May 26th, 2007 at 02:44 pm
Yesterday I discussed saving money by buying good quality, used computer hardware. Computer software is another area where there is a huge saving to be made by not buying the latest and best. Today I bought three computer games for my new PC - Doom III, European Air War and Lords of the Realm III. As these originally came out several years ago, they were available brand new from the store for prices of $5, $10 and $20. Two of them work just fine under Vista, although European Air War had a glitch with the mouse when running, so I'll have to check if there's a patch available. Overall, these are still great fun, and I can't see the point of buying the latest releases that are on sale for $70 or more.Enough Wealth
May 25th, 2007 at 01:29 pm
After yesterday's fiasco trying to get a clearance sale 17" LCD monitor from DSE, today I decided to check the yellow pages for suppliers of used computer equipment. There was one located close to our home, so I called them to check on prices for 2nd hand monitors. They quoted $20 for a 17" CRT, $50 for a 15" LCD and $90 for a 17" LCD. They only had a CRT in stock, so I decided to pick that one up at lunch time and drop it off home for DS1 to be able to use his old PC again over the weekend, while he's still very enthusiastic working through the Kid's programming tutorial in QBasic.Enough Wealth
Although the CRT was ex-lease, it was in excellent condition and the picture quality is superb. As his PC is located on a PC workstation unit there is plenty of room for the CRT on top of the computer, so an LCD really wouldn't have been any advantage. I asked the supplier to contact me when an LCD screen does become available, as I'd still like to add a second screen to my Dell PC in my loungeroom, so I can track CFD trading on the small screen while playing games or browsing the pf blogs on the main screen.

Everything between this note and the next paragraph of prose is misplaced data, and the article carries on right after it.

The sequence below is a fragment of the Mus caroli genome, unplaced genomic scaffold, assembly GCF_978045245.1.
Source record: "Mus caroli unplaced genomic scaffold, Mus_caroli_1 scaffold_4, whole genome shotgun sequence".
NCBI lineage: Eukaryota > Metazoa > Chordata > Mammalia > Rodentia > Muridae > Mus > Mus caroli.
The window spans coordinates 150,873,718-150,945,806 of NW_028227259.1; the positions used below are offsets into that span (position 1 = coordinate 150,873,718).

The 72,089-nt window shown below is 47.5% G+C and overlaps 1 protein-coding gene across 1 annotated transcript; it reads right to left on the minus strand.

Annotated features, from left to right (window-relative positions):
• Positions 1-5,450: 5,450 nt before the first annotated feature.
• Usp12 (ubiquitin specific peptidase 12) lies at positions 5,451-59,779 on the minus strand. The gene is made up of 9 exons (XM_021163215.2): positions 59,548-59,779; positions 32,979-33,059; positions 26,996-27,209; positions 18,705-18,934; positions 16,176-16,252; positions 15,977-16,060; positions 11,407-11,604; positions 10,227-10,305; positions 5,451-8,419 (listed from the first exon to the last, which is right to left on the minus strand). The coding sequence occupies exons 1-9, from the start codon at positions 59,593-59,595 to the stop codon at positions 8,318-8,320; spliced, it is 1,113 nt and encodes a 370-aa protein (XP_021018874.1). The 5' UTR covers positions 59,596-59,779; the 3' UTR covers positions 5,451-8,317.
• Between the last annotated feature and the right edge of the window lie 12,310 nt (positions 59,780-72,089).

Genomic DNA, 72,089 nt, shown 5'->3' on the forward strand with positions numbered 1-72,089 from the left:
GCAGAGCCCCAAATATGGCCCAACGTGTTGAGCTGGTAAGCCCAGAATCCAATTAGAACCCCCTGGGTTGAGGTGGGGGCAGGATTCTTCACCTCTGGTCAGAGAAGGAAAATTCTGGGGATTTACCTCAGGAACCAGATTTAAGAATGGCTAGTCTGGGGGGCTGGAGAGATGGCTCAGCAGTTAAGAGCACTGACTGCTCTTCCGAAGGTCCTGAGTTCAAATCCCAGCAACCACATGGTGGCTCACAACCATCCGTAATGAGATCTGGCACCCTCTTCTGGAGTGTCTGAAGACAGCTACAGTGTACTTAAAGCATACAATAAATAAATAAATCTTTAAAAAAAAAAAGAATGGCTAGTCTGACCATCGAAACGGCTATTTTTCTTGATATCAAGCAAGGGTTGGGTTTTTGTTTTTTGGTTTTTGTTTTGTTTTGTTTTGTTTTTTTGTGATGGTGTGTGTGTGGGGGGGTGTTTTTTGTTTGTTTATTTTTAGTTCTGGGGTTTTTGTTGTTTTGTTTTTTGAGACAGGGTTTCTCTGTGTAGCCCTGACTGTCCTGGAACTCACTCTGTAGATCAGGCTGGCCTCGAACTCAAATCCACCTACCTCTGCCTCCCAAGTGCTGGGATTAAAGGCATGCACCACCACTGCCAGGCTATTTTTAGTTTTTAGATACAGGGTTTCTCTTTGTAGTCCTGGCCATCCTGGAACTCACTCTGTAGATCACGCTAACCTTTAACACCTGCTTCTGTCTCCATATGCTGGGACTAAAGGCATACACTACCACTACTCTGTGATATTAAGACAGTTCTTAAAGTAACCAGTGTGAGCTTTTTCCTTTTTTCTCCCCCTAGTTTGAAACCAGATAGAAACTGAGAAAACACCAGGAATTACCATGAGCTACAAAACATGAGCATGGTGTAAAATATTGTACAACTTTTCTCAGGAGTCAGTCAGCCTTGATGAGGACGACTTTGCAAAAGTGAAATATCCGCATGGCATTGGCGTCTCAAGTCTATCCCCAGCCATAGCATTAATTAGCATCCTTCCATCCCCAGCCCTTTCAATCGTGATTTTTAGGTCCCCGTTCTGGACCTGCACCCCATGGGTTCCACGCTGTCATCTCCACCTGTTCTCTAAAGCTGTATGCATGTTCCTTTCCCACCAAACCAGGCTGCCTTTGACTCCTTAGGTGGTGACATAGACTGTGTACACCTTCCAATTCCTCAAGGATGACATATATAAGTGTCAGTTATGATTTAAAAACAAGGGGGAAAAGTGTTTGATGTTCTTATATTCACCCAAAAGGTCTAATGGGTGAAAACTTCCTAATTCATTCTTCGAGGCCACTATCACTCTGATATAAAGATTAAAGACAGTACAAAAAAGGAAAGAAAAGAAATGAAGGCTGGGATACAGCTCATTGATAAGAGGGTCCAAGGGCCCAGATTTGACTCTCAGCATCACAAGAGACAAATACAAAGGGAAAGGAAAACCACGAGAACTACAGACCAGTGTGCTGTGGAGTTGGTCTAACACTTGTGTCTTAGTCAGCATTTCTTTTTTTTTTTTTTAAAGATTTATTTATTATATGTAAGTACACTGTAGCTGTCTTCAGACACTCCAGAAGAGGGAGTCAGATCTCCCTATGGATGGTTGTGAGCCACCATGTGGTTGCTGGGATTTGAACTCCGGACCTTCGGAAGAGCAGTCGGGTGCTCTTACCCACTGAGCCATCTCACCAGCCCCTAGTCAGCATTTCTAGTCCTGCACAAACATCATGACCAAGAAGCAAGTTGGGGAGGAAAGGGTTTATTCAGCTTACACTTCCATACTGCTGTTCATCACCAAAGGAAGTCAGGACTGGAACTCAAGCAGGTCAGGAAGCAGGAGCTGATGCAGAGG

They also have ex-lease computer systems available from time to time, so I'll eventually pick up a "new" 2nd-hand PC for DS1 to use when he's getting towards high school age. Although I've been guilty in the past of buying bleeding-edge technology and paying top dollar for the latest computer gear, it's really much more sensible to buy ex-lease equipment in good condition that is only a couple of years old.
May 22nd, 2007 at 11:52 am
DS1 has a keen interest in computers and is a good reader for his age (7), so I thought I'd have a go at teaching him computer programming. I quite like QBasic as a programming tool as its very quick and easy to type in a few lines of code and immediately run it to see what happens. There wasn't QBasic installed on my laptop (running Windows XP) so I downloaded QBasic.zip off the internet. Microsoft made QBasic public domain last century, so there are plenty of places to download it, here for example. Next step was to find a suitable programming tutorial for a seven year old. One that seems quite good is QBASIC Programming for Kids by Ted Felix. I helped DS1 work through the first six chapters last night, and he was so keen that he then sat down and read through the remainder of the 55-pages of the book on his own before he went to bed! Tonight he worked through Chapter 7 and I then gave him a simple programming assignment based on the first 6 chapters to help reinforce yesterday's lessons. Here's his first "very own" computer program:Enough Wealth